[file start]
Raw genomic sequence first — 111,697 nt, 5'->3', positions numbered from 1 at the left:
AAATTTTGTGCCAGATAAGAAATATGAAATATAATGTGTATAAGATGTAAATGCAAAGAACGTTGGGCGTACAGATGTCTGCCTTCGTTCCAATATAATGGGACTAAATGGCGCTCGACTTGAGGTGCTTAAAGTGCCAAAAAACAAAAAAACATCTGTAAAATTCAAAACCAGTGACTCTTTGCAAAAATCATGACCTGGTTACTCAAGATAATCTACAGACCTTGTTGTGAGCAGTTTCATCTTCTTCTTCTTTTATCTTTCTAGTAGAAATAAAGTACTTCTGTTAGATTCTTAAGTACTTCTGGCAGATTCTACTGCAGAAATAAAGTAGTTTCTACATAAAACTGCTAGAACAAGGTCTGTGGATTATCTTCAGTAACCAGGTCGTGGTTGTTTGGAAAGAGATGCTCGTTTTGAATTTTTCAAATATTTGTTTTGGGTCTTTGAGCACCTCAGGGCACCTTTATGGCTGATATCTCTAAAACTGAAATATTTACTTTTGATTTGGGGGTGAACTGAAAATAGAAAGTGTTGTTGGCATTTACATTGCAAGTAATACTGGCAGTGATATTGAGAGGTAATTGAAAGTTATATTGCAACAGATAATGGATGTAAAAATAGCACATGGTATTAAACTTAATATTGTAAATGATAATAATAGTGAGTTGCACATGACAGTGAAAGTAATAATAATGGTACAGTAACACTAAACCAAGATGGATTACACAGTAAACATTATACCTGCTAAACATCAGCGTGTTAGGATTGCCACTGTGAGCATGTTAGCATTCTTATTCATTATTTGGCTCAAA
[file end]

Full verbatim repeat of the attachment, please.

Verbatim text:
Raw genomic sequence first — 111,697 nt, 5'->3', positions numbered from 1 at the left:
AAATTTTGTGCCAGATAAGAAATATGAAATATAATGTGTATAAGATGTAAATGCAAAGAACGTTGGGCGTACAGATGTCTGCCTTCGTTCCAATATAATGGGACTAAATGGCGCTCGACTTGAGGTGCTTAAAGTGCCAAAAAACAAAAAAACATCTGTAAAATTCAAAACCAGTGACTCTTTGCAAAAATCATGACCTGGTTACTCAAGATAATCTACAGACCTTGTTGTGAGCAGTTTCATCTTCTTCTTCTTTTATCTTTCTAGTAGAAATAAAGTACTTCTGTTAGATTCTTAAGTACTTCTGGCAGATTCTACTGCAGAAATAAAGTAGTTTCTACATAAAACTGCTAGAACAAGGTCTGTGGATTATCTTCAGTAACCAGGTCGTGGTTGTTTGGAAAGAGATGCTCGTTTTGAATTTTTCAAATATTTGTTTTGGGTCTTTGAGCACCTCAGGGCACCTTTATGGCTGATATCTCTAAAACTGAAATATTTACTTTTGATTTGGGGGTGAACTGAAAATAGAAAGTGTTGTTGGCATTTACATTGCAAGTAATACTGGCAGTGATATTGAGAGGTAATTGAAAGTTATATTGCAACAGATAATGGATGTAAAAATAGCACATGGTATTAAACTTAATATTGTAAATGATAATAATAGTGAGTTGCACATGACAGTGAAAGTAATAATAATGGTACAGTAACACTAAACCAAGATGGATTACACAGTAAACATTATACCTGCTAAACATCAGCGTGTTAGGATTGCCACTGTGAGCATGTTAGCATTCTTATTCATTATTTGGCTCAAA